Breast surgery

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The majority of studies of chronic pain following breast surgery involve women with cancer. There are also some reports of reasonable quality following augmentation mammoplasty or reduction mammo-plasty. Studies of both cancer surgery and augmentation mammoplasty document a significant prevalence of chronic pain following breast surgery (see Table 16.1). For women undergoing cancer surgery, there are also problems with persistent arm pain following axillary dissection. Radiation therapy and chemotherapy following breast surgery will further increase the prevalence of persistent pain [2]. At least one group of researchers has noted a decrease in the incidence of arm pain and symptoms as surgeons have become more careful in the handling of the nerves in the axilla [35]. There are now a number of studies demonstrating that axillary sentinel node biopsy is associated with less persistent pain than a primary axillary dissection. One of these is a randomized controlled study in which women were randomized to a sentinel node study arm or an axillary dissection study arm [36]. Women in the sentinel node arm where cancer was found in a sentinel node also underwent an axillary dissection. Women who did not have cancer in the sentinel node were less likely to receive adjuvant cancer therapy and were significantly less likely to develop persistent axillary pain (8% at 24 months) compared to those who had a primary axillary dissection and adjuvant therapy (39% at 24 months). In Table 16.3 the Odds ratios of this study and two prospective case series [37, 38] studies are summarized. Women with negative nodes on a sentinel node biopsy are significantly less likely to develop arm pain and other arm symptoms. Women who underwent a secondary axillary node dissection were as likely or more likely to develop chronic pain as those who underwent a primary axillary node dissection [37].

Breast-conserving surgery has been associated with a higher prevalence of chronic pain than simple mastectomy [2] but only in studies where persistent pain

Table 16.3 Sentinel node compared to primary axillary dissection




95% CI


















RCT, randomized controlled study; CS, case series.

RCT, randomized controlled study; CS, case series.

was assessed as a tertiary, not a primary or secondary outcome, and the association has not been found consistently. There are no randomized studies here.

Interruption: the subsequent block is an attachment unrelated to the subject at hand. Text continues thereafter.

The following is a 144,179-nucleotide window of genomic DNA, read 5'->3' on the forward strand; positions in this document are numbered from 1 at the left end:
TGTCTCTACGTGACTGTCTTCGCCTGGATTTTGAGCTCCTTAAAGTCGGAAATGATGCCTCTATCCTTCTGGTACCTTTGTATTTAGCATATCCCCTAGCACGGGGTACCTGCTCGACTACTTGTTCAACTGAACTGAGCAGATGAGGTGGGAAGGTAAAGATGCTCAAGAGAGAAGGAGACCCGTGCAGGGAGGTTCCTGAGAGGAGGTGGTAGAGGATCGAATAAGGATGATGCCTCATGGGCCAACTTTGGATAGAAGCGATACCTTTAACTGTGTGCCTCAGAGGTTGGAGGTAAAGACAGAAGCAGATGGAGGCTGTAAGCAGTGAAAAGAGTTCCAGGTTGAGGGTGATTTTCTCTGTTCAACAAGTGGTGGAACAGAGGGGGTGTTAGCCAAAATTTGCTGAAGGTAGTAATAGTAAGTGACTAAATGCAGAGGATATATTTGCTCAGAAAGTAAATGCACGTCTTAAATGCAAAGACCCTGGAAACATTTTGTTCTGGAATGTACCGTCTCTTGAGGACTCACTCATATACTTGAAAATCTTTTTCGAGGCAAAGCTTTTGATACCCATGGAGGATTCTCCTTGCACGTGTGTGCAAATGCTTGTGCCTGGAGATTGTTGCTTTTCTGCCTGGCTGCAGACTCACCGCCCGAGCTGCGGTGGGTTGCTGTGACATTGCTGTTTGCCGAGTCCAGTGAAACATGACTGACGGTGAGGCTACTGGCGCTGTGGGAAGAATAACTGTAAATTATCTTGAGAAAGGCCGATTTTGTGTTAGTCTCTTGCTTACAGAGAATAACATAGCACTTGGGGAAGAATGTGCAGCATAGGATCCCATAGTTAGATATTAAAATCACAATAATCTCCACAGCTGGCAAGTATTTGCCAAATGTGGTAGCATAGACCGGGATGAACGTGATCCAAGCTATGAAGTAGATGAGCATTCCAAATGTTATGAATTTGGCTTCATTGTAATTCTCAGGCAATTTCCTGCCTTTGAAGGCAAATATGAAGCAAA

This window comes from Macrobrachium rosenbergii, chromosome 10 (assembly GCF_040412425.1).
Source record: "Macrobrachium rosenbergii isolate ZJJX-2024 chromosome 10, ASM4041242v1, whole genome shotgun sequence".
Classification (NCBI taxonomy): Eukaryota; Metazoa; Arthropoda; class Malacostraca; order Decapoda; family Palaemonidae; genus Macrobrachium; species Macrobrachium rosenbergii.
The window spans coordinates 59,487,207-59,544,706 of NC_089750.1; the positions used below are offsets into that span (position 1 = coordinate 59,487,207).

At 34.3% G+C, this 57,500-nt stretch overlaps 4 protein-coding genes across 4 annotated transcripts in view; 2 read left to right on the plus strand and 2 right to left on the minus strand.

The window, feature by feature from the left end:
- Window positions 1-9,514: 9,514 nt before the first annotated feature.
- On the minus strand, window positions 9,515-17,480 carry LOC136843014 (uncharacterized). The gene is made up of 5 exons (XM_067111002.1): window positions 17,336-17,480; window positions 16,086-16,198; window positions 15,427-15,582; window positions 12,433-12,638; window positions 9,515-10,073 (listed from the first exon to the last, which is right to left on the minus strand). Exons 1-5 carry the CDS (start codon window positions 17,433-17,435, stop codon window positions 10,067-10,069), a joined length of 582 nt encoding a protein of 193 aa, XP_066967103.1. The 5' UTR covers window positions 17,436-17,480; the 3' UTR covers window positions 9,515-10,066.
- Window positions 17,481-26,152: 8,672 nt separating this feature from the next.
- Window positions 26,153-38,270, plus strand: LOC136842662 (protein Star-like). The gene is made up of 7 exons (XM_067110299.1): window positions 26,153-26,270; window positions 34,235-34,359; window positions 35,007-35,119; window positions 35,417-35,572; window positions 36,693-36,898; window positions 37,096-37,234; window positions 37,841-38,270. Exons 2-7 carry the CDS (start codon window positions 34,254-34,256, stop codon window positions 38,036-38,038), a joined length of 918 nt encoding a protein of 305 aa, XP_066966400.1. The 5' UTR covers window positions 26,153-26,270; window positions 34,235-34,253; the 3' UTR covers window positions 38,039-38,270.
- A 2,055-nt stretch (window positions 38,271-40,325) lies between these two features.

Recently there have been two randomized controlled studies that looked at the influence of perioperative paravertebral blockade on persistent pain following breast surgery. Both found a significantly lower prevalence of chronic pain in women who had the block. One [35] was a follow-up study of 60 women who had participated in an acute perioperative pain study [39]. In this study the prevalence of pain at both 6 months and 12 months was significantly lower among the women who had received a block (17% versus 40% at 6 months, and 7% versus 33% at 12 months) . The second study [40] was smaller (29 subjects) and involved the placement of a para-vertebral catheter preoperatively in the patients in the treatment arm. This was dosed with 10 ml of 0.25% bupivacaine prior to surgery and reinjected every 12 hours for 48 hours with the same dose. A telephone follow-up inquired about pain 3 months following surgery ("Do you have chronic pain as a result of your breast surgery?"). The paravertebral block group had significantly lower pain prevalence at 3 months (0% versus 80%). If the 6-month data from the first study are combined with the 3-month data from the second study then the calculated odds ratio of persistent pain in the paravertebral block groups is 0.05 (0.02-0.11).

There are a number of randomized controlled studies that have looked at perioperative interventions to decrease the prevalence of persistent pain after breast surgery. Romundstad et al. [41] compared a single dose of methylprednisolone (125 mg) to a single dose of parecoxib (40 mg) to placebo in women undergoing augmentation mammoplasty. At 12 months the prevalence of rest pain in the three groups was 16%, 7%, and 16% respectively, with no significant differences. Evoked pain was found in 16%, 14%, and 29% respectively, again with no significant differences (P = 0.085). The calculated odds ratio and 95% confidence intervals for methylprednisolone compared to placebo were 0.49 (0.30-0.74), and for parecoxib 0.40 (0.25-0.64).

Fassoulaki and colleagues published two randomized controlled studies of perioperative gabapentin [42, 43]. In the first [42], women received gabapentin 1200 mg per day (400 mg three times a day), starting the evening before surgery, or mexiletine 600 mg per day (200 mg three times per day) or placebo three times per day. There were no significant differences in pain prevalence or intensity, or in analgesic requirement at 3 months follow-up, although the character of the pain in the control group tended to be burning rather than throbbing, aching or stabbing. In the second study [43], women undergoing breast cancer surgery received a combination of gabapentin 1600 mg per day (400 mg four times a day) for 10 days starting the evening before surgery, plus EMLA cream (20 g) for 3 days starting the day of surgery, plus intraoperative irrigation of the brachial plexus with 10 ml of 0.75% ropivacaine. The control group underwent placebo administration of each of the interventions. This study found significantly decreased pain prevalence at both 3-month and 6-month follow-up in the intervention group (30% versus 57% at 6 months). The calculated odds ratio for pain at 6 months is 0.32 (0.18-0.62). Whether gabapentin can alter long-term pain following breast surgery is not clear, and follow-up at 12 months and longer is needed.

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